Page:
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March 05, 2009

Donald Lopez to give lecture "The Birth of the Buddha" a second time

Due to popular demand, the Rackham School of Graduate Studies and the Office of the Provost are pleased to announce that Donald Lopez, the Arthur E. Link Distinguished University Professor of Buddhist and Tibetan Studies and CCS faculty associate, will present his lecture, "The Birth of the Buddha," a second time.

Please mark your calendar to attend Professor Lopez’s lecture on Tuesday, March 17, 2009, at 4:00 p.m. in Rackham Auditorium.


Prior to the eighteenth century, the figure that we know today as the Buddha was known to Europeans merely as a pagan idol, called by many names and appearing in many guises across the Orient. By the middle of the nineteenth century, those idols had coalesced into a single figure with a single name, transformed from a stone god into a historical figure, a man of flesh and blood, the founder of a great religion. This extraordinary human would come to be idolized in Europe for his ethical teachings of simple truths that required neither God nor priests. In this lecture, Donald Lopez will recount the events that brought about the birth of this Buddha.

Donald Lopez is the Arthur E. Link Distinguished University Professor of Buddhist and Tibetan Studies. He received his doctorate in Religious Studies from the University of Virginia in 1982. After teaching at Middlebury College, he joined the faculty of the University of Michigan in 1989. He currently serves as chair of the Department of Asian Languages and Cultures and as chair of the Michigan Society of Fellows. In 2002-2003, he served as Associate Dean for Academic Affairs in the College of LS&A.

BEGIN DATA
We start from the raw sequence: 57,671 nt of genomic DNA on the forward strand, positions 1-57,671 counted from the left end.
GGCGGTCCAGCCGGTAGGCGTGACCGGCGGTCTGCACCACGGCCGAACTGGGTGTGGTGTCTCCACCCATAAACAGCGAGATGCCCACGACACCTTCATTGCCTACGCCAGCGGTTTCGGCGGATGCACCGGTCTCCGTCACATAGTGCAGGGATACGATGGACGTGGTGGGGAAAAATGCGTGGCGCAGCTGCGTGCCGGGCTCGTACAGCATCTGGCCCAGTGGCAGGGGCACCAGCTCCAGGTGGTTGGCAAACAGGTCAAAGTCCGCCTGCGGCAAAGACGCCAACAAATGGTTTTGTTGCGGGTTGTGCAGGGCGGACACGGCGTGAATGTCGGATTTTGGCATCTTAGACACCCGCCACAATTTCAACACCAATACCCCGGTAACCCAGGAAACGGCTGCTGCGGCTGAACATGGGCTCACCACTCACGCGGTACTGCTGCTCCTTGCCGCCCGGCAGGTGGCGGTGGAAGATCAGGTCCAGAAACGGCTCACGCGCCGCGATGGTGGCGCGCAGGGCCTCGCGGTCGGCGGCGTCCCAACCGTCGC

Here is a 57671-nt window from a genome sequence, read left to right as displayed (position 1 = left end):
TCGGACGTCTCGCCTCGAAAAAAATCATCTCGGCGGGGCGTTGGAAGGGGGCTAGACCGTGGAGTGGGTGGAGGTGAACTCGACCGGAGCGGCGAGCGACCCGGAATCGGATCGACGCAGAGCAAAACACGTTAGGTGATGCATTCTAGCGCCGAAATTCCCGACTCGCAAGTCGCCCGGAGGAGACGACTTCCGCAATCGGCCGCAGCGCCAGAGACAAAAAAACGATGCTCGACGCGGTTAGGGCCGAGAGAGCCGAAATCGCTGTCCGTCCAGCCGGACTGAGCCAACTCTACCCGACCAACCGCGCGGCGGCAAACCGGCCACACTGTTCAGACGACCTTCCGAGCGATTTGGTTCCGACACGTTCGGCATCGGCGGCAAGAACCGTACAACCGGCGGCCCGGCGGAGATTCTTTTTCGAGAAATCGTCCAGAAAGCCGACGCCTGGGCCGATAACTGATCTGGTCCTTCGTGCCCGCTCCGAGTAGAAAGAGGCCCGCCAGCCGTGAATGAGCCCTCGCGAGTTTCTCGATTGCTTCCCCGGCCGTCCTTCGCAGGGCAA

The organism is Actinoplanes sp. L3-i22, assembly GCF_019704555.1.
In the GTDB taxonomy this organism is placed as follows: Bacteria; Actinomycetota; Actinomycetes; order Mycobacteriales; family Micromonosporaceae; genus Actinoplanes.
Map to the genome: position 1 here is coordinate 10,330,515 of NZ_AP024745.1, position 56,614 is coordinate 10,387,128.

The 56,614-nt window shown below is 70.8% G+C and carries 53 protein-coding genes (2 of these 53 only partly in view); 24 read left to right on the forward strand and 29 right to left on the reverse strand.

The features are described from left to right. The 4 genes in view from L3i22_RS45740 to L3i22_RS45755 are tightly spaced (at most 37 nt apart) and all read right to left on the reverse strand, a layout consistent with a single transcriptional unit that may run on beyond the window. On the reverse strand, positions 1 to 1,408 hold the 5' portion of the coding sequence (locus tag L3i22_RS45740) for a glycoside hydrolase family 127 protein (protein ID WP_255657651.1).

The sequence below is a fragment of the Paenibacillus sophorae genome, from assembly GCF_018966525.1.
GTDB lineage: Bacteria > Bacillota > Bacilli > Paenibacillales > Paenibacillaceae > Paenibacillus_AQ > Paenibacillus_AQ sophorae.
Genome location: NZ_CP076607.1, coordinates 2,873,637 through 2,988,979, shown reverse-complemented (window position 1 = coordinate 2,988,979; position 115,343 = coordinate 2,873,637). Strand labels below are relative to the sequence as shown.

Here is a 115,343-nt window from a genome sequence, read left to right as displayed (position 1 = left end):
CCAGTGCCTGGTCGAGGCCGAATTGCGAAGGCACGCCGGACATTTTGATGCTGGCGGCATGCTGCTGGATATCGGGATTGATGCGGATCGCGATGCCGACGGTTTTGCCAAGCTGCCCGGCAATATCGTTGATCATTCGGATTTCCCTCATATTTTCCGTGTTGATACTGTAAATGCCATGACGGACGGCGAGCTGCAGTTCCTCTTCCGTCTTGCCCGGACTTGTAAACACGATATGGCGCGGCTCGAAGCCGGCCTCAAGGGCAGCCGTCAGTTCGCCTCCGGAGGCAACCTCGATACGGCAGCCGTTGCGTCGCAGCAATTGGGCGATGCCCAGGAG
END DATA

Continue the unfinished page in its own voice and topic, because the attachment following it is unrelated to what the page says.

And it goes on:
His books include A Study of Svatantrika (1987); Elaborations on Emptiness: Uses of the Heart Sutra (1996); Prisoners of Shangri-La: Tibetan Buddhism and the West (1998); The Story of Buddhism (2001); The Madman’s Middle Way: Reflections on Reality of the Tibetan Monk Gendun Chopel (2005); and Buddhism and Science: A Guide for the Perplexed (2008). His edited volumes include Buddhist Hermeneutics (1988); Buddhism in Practice (1995); Curators of the Buddha: The Study of Buddhism Under Colonialism (1995); Religions of Tibet in Practice (1997); Buddhist Scriptures (2004); and Critical Terms for the Study of Buddhism (2005). In 2000 he was elected to the American Academy of Arts and Sciences.

Posted by zzhu at March 5, 2009 05:10 PM